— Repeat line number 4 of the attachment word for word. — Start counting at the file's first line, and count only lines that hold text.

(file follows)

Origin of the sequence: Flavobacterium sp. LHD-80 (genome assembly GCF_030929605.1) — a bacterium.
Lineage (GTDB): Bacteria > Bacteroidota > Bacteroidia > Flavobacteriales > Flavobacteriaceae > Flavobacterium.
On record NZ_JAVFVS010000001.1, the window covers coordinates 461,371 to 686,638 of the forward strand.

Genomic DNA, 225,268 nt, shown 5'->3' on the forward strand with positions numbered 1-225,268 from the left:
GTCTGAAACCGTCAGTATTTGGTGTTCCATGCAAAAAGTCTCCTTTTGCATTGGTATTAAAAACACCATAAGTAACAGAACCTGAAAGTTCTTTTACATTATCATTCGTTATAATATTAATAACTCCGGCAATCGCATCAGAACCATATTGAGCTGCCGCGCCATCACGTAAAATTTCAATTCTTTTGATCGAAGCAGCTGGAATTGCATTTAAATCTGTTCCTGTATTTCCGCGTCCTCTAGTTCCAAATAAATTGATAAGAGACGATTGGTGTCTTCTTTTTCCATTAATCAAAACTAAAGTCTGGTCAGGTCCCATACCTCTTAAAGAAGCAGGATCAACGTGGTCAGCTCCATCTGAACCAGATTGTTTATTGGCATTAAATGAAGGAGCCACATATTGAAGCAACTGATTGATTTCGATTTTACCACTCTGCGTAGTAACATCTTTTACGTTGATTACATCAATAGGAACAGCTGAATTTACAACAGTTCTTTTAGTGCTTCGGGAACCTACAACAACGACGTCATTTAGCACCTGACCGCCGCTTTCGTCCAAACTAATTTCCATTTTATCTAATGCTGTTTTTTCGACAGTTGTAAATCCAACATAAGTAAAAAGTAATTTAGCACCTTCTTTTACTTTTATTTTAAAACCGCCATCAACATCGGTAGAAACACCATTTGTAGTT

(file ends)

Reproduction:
Genomic DNA, 225,268 nt, shown 5'->3' on the forward strand with positions numbered 1-225,268 from the left: